In 1 Samuel 17 young David seemed to be the least likely person to rid Israel of the menace Goliath posed.  A crucified troublemaker from the Galilee seemed to be an unlikely candidate for an inspiring and timeless religious figure.  Apostles hiding in fear after the crucifixion of Jesus seemed to be unlikely candidates for leaders in a movement to change the world.  They faced persecution; most of them died as martyrs.  As Jesus said,

Blessed are you when people hate you, and when they exclude you, revile you, and defame you on account of the Son of Man.  Rejoice in that day and leap for joy, for surely your reward is great in heaven; for that is what their ancestors did to the prophets.

–Luke 6:22-23, The New Revised Standard Version (1989)

The theme of seemingly unlikely agents of grace occurs in the Parable of the Good Samaritan (Luke 10:25-37).  It is easy to overlook the fact that many in the original audience found the idea of a good Samaritan shocking, even beyond improbable.

The real question I address is not the identities of agents of grace but human biases regarding who is more or less likely to be one.  We mere mortals need to learn theological humility, especially regarding how we evaluate each other.  Do we even attempt to look upon each other as God perceives us?

The composite pericope from Acts 5 reminds us that functioning as an agent of grace might lead one to harm.  Sometimes people suffer for the sake of righteousness because the light exposes darkness for what it is.

…the light shines in the darkness,

and the darkness has not overcome it.

–John 1:5, The New American Bible–Revised Edition (2010)

Perhaps we do not recognize agents of grace sometimes because we are caught up in the darkness and are oblivious to that fact.  Mustache-twirling villains, commonplace in simplistic morality plays, are rare in real life.  Most “bad guys” imagine themselves to be good, or at least engaged in necessary, if unpleasant work.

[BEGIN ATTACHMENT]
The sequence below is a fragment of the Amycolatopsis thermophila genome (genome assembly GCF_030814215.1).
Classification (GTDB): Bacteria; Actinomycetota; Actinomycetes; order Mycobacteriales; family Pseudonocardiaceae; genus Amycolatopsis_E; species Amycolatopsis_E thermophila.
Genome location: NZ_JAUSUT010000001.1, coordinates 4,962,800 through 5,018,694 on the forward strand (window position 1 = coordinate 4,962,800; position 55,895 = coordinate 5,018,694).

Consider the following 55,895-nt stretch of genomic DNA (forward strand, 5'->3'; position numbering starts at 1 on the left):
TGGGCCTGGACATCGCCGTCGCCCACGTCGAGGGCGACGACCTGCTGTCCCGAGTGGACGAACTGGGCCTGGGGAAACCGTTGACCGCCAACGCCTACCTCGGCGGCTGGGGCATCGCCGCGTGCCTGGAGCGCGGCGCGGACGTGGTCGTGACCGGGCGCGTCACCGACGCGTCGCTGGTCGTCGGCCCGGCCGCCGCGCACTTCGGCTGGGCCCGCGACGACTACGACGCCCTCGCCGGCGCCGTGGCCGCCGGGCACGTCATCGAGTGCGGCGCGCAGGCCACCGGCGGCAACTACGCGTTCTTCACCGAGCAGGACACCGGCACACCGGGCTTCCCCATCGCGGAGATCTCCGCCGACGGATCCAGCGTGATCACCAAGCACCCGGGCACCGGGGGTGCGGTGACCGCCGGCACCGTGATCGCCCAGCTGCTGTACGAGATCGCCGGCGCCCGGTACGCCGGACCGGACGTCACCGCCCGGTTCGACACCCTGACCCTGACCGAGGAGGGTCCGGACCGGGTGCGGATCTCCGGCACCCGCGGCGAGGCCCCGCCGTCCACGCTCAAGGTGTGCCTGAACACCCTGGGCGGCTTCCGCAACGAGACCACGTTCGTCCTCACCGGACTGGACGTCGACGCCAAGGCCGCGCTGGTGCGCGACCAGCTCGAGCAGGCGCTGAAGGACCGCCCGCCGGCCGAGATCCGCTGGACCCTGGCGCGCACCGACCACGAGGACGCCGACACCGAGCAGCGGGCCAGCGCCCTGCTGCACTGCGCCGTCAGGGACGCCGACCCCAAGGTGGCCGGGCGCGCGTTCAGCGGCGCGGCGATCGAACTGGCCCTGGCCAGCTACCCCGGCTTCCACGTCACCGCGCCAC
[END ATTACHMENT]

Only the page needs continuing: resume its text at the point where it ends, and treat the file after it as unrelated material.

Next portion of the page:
Another reason for failing to recognize agents of grace is functional fixedness.  We simply do not expect something, so we do not look for it.  We seek agents of grace as we know them and miss those agents of grace who do not fit our preconceptions.

How might God surprise you, O reader, with unexpected (to you) agents of grace?  And what will that grace cost you?

KENNETH RANDOLPH TAYLOR

DECEMBER 18, 2015 COMMON ERA

THE FEAST OF MARC BOEGNER, ECUMENIST

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https://blogatheologica.wordpress.com/2015/12/18/unexpected-agents-of-grace/

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Devotion for Wednesday After the Second Sunday in Lent, Year C (ELCA Daily Lectionary)   1 comment

SKD405728 Doorway in Meissen, 1827 (oil on canvas) by Friedrich, Caspar David (1774-1840); Galerie Neue Meister, Dresden, Germany; (add.info.: Toreingang in Meissen;); © Staatliche Kunstsammlungen Dresden; German,  out of copyright

SKD405728 Doorway in Meissen, 1827 (oil on canvas) by Friedrich, Caspar David (1774-1840); Galerie Neue Meister, Dresden, Germany; (add.info.: Toreingang in Meissen;); © Staatliche Kunstsammlungen Dresden; German, out of copyright

Above:  Doorway in Meissen (1827), by Caspar David Friedrich

Image in the Public Domain

Of Divine Mercy, Divine Judgment, the Narrow Door, and the Closed Door

FEBRUARY 24, 2016

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The Collect: